General Editors of the Coole Edition: T.R.Henn CBE and Colin Smythe
With a Foreword by Daniel Murphy
21.6 x 13.8 cm. 370 pp. 1976 paperback edition of the third volume of the Coole Edition of Lady Gregory's works, published in 1970
A collection of Irish myths and legends collected at the beginning of the century by Lady Gregory. Introduced by W.B. Yeats, this work is of enormous cultural influence. Includes stories of Lugh, Mananaan, the Children of Lir, Tuatha de Danaan, Fin MacCumhal, the Fianna, Oisin, and Diarmuid and Grania.
Gods and Fighting Men was first published in 1904, two years after Cuchulain of Muirthemne, and complements that work. It contains the other mythological histories of early Ireland, the stories of Lugh, of Manannan, the Children of Lir, the coming of the Tuatha de Danaan, as well as those that deal with Oisin, Finn MacCumhal, the Fianna and their exploits, and Diarmuid and Grania.
Lady Gregory collected the stories from many original sources, and in translating them from the early Irish and putting them down in ‘Kiltartanese’ (English with Gaelic syntax), a style called after the townland close to her home Coole Park, where such language was common, she created a unified group of tales that – with Cuchulain of Muirthemne – made a greater impact on people’s appreciation of the wealth and strength of Irish mythology than any other similar work.
Their influence was increased by the Prefaces that the poet W. B. Yeats wrote for each volume, praising their contents. In the Preface to this volume Yeats claimed that when children ‘imagine a country for themselves, it is always a country where one can wander without aim, and where one can never know from one place what another will be like, or know from one day’s adventure what may meet one with tomorrow’s sun. I had wished to become a child again that I might find this book, that not only tells one of such a country, but is fuller than any other book that tells of heroic life, of the childhood that is all folklore, dearer to me than all the books of the western world.’ It is not surprising that Yeats used Lady Gregory’s versions of the tales for many of his plays.
Gods and Fighting Men and Cuchulain of Muirthemne are two of the most important works to have come out of Ireland in the opening years of the twentieth century, not only for their influence on others, but because here, for the first time, readable versions of the Irish myths were made available to the general public. The two books have since then introduced generations of new readers to these great tales.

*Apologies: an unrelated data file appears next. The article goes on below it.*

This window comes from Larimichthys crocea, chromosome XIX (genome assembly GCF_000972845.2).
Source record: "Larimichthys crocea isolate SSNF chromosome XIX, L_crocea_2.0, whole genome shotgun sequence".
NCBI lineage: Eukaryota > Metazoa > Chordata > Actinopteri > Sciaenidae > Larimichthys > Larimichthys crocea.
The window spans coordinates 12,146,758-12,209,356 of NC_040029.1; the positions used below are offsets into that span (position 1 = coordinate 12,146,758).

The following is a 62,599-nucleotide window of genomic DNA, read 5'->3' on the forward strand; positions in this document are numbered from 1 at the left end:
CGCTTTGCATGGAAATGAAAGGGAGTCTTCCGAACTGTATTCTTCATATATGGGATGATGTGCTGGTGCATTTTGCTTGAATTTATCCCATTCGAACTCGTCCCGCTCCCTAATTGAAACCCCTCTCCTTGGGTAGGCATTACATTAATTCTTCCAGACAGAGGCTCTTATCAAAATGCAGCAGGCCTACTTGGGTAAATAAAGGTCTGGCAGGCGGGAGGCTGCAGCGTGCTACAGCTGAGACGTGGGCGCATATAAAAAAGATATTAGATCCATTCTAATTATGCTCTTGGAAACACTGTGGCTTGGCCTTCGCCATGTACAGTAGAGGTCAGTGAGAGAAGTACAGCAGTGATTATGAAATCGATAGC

This edition contains all Lady Gregory’s final corrections for the book, Yeats’s Preface and a foreword by the late Daniel J. Murphy, Professor Emeritus of English Literature, Baruch College, City University of New York.
The cover design is by Jim Fitzpatrick.
Dedication to the Members of the Irish Literary Society of New York. Signed Augusta Gregory
Foreword by Daniel Murphy
Preface. Signed W.B.Yeats
Part I. THE GODS
Book I. The Coming of the Tuatha de Danaan
The Fight with the Firbolgs – The Reign of Bres
Book II. Lugh of the Long Hand
The Coming of Lugh – The Sons of Tuireann – The Great Battle of Magh Tuireadh – The Hidden House of Lugh
Book III. The Coming of the Gael
The Landing – The Battle of Tailltin
Book IV. The Ever-Living Living Ones
Bodb Dearg – The Dagda – Angus Og – The Morrigu – Aine – Aoibhell – Midhir and Etain – Manannan – Manannan at Play – His Call to Bran – His Three Calls to Cormac – Cliodhna’s Wave – His Call to Connla –Tadg in Manannan’s Islands – Laegaire in the Happy Plain
Book V. The Fate of The Children of Lir
Part II. THE FIANNA
Book I. Finn, Son of Cumhal
The Coming of Finn – Finn’s Household – Birth of Bran – Oisin’s Mother – The Best Men of the Fianna
Book II. Finn’s Helpers
The Lad of the Skins – Black, Brown, and Grey – The Hound – Red Ridge
Book III. The Battle of the White Strand
The Enemies of Ireland – Cael & Credhe (an earlier version was published in The Green Sheaf, no.5, 1903) – Conn Crither – Glas, Son of Dremen – The Help of the Men of Dea – The March of the Fianna – The First Fighters – The King of Ulster’s Son – The High King’s Son – The King of Lochlann and his Sons – Labran’s Journey – The Great Fight – Credhe’s Lament
Book IV. Huntings and Enchantments
The King of Britain’s Son – The Cave of Ceiscoran – Donn, Son of Midhir – The Hospitality of Cuanna’s House – Cat-Heads and Dog-Heads – Lomna’s Head – Ilbrec of Ess Ruadh – The Cave of the Cruachan – The Wedding at Conn Slieve – The Shadowy One – Finn’s Madness – The Red Woman – Finn and the Phantoms – The Pigs of Angus – The Hunt of Slieve Cuilinn
Book V. Oisin’s Children
Book VI. Diarmuid
Birth of Diarmuid – How Diarmuid got his Love-Spot – The Daughter of King Under-Wave – The Hard Servant – The House of the Quicken Trees
Book VII. Diarmuid and Grania
The Flight of Teamhair – The Pursuit – The Green Champions – The Wood of Dubhros – The Quarrel – The Wanderers – Fighting and Peace – The Boar of Beinn Gulbain
Book VIII. Cnoc-an-Air
Taile, Son of Treon – Meargach’s Wife – Ailne’s Revenge
Book IX. The Wearing Away of the Fianna
The Quarrel with the Sons of Morna – Death of Goll – The Battle of Gabhra
Book X. The End of the Fianna
The Death of Bran – The Call of Oisin – The Last of the Great Men
Book XI. Oisin and Patrick
Oisin’s Story – Oisin in Patrick’s House – The Arguments – Oisin’s Lament
The Age and Origin of the Stories of the Fianna
The Place Names